While the title of the book clearly draws inspiration from Gabriel García Márquez’s book, Love in the Time of Cholera, the overall reading experience is reminiscent of Raymond Carver’s What We Talk About When We Talk About Love, only this time we talk about law.
For a long time, the scholars in law and society typically have made use of interdisciplinary methodologies to explore the causal relationships between societal processes and laws. For the past ten years, Professor Rostam J. Neuwirth has been actively advocating for increasing the public awareness on the problems caused by the global fragmentation of laws, as exemplified by various “trade and … problems” like that of “trade and culture.” 1 In the newly released book, Law in the Time of Oxymora: A Synaesthesia of Language, Logic and Law, he adds a new and unique perspective to the global governance debate, by exploring the new trend of a shift from the dominance of “essentially contested concepts” to one of “essentially oxymoronic concepts” 2 in case-law and legal literature. This book pushes the boundary of interdisciplinary studies even further.
An oxymoron is the result of compressing two words that are typically considered as opposites. Prof. Neuwirth has noticed the increasing use of essentially oxymoronic terms, namely “the rhetorical figures that display varying degrees of intrinsic contradictions or consist of apparently conflicting and logically irreconcilable propositions” (p. 3), such as glocalization (a portmanteau of globalization and localization), 3 coopetition (collaboration between business competitors), 4 and prosumer (a portmanteau of producer and consumer). In this book, he restates some findings and further explores several important questions, such as: Where do these oxymoronic terms come from? How do they capture the realities? How are they reflected in the regulations? And what would be their impact on the necessity of regulatory or institutional changes?
When exploring the origins of oxymoronic terms, differently from most legal scholars, Prof. Neuwirth does not simply immerse into the legal literature or cases. Instead, he first turns to art, science, politics, and economics (Chapter 4), where he finds that oxymoronic terms are deep-rooted in almost all subjects and come from all kinds of tensions, like those between power and weakness (p. 41), order and disorder, or the individual and the collective (p. 42). Furthermore, he discovers that human nature tends to employ “binary or bivalent logics” to divide the world into yes or no, black or white, in an effort to simplify the reasoning and make it easier to reach generally applicable conclusions. However, this oversimplified dualistic way of thinking clearly cannot anymore keep up with the fast-paced and ever-changing world we live in. This appears to explain why oxymoronic terms are created, namely to fill the gaps caused by all these tensions and to better reflect a complex reality, although they may seem to be counterintuitive at the first glance.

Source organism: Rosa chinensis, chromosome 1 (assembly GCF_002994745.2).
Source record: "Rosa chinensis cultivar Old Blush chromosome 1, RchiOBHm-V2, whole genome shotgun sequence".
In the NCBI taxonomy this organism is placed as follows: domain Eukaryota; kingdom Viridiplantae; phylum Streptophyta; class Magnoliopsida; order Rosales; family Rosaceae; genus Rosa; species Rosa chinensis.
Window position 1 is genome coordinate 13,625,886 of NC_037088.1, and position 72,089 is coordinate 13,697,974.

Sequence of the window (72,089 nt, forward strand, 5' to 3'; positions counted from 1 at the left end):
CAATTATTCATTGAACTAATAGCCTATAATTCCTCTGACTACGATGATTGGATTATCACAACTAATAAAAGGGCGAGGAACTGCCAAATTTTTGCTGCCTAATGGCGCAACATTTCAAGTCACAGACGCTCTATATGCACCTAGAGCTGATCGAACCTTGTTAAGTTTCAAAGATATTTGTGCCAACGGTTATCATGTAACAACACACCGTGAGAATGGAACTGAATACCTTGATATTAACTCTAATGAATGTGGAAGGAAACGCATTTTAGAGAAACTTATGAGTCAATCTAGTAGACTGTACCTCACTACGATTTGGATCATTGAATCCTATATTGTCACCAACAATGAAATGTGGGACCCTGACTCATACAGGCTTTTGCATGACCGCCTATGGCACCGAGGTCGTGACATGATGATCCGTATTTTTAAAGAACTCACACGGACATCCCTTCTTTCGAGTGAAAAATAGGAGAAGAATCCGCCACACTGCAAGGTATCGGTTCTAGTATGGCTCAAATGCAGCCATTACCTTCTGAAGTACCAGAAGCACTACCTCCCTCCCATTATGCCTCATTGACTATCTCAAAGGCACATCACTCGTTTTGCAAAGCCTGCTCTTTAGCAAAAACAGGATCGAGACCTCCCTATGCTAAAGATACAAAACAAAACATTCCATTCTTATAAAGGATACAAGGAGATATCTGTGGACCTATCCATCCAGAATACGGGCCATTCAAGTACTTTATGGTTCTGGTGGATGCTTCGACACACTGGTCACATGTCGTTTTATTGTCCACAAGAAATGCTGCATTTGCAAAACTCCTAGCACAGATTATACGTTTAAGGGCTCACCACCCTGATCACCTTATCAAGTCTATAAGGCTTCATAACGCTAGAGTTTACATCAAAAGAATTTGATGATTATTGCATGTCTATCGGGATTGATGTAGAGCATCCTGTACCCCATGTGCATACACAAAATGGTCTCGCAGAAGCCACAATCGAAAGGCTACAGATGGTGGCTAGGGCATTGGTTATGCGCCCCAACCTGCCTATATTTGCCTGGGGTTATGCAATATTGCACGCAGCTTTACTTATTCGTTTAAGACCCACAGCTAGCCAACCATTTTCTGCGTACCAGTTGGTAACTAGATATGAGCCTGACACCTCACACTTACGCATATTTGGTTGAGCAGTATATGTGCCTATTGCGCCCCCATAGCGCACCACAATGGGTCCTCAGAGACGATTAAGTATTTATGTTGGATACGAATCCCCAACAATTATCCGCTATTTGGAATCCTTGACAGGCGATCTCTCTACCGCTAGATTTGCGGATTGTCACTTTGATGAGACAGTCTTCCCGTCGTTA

Similar to art and science, the tensions and problems are so very severe in the legal realm and regulatory fields, because law itself is seemingly obsessed with a dualistic conception and with a long tradition of making distinctions between areas of laws and classifying them into different fields. The often artificial separations result in more fragmentation in the present international legal order and consequently create more problems or conflicts. In Chapter 5, Prof. Neuwirth examines various kinds of oxymoronic terms that have been employed in the case-law and legal literature. The examination shows that the use of these concepts are on the rise. Then the following question would be how the use of essentially oxymoronic concepts can make a difference.
The factor distinguishing this book is that the analysis does not just stop at case examination. Prof. Neuwirth further contextualizes his analysis into the linguistic effects (Chapter 6). He points out that language is not merely a mechanism for humans to describe reality; it also reflects people’s perception of reality and leads them to reach a certain level of consensus, making meaningful communication possible. The language sets the tone for discussion and can also lead to changes in our underlying cognitive processes. In Chapter 7, following the examination of numerous cases, he points out that the failure of current laws and institutions in embracing the dynamic changes and diversity in our societies calls for a change in cognition. In this regard, these essentially oxymoronic concepts provide us with a novel way of thinking outside the restrictions set by dualistic thinking and binary logic and make us aware of the acceleration of changes in reality (Chapter 8). In the end, he reaches the conclusion that we should change the mind to acknowledge the possibility of the complementarity between opposites underlying apparent contradictions. This approach might be the only way leading us to explore and find more effective solutions to deal with the problems caused by the diversity and complexity in our current (and future) world and to bridge the gaps in the global fragmentation of laws (Chapter 9).
This book is an inspiration for searching new ways of analyzing legal issues and exploring solutions. It challenges the readers to contemplate about the concepts we are so familiar with in our daily life. Reading through the book is an intriguing synaesthetic journey. Throughout this journey, we are reminded that all factors are well connected, as Prof. Neuwirth shows us that, when we talk about law, we talk about art, science, technology, philosophy, history, psychology, politics, and, ideally, life as a whole.
2 Neuwirth (2013).
3 Neuwirth (2011b).
4 Neuwirth & Svetlicinii (2015).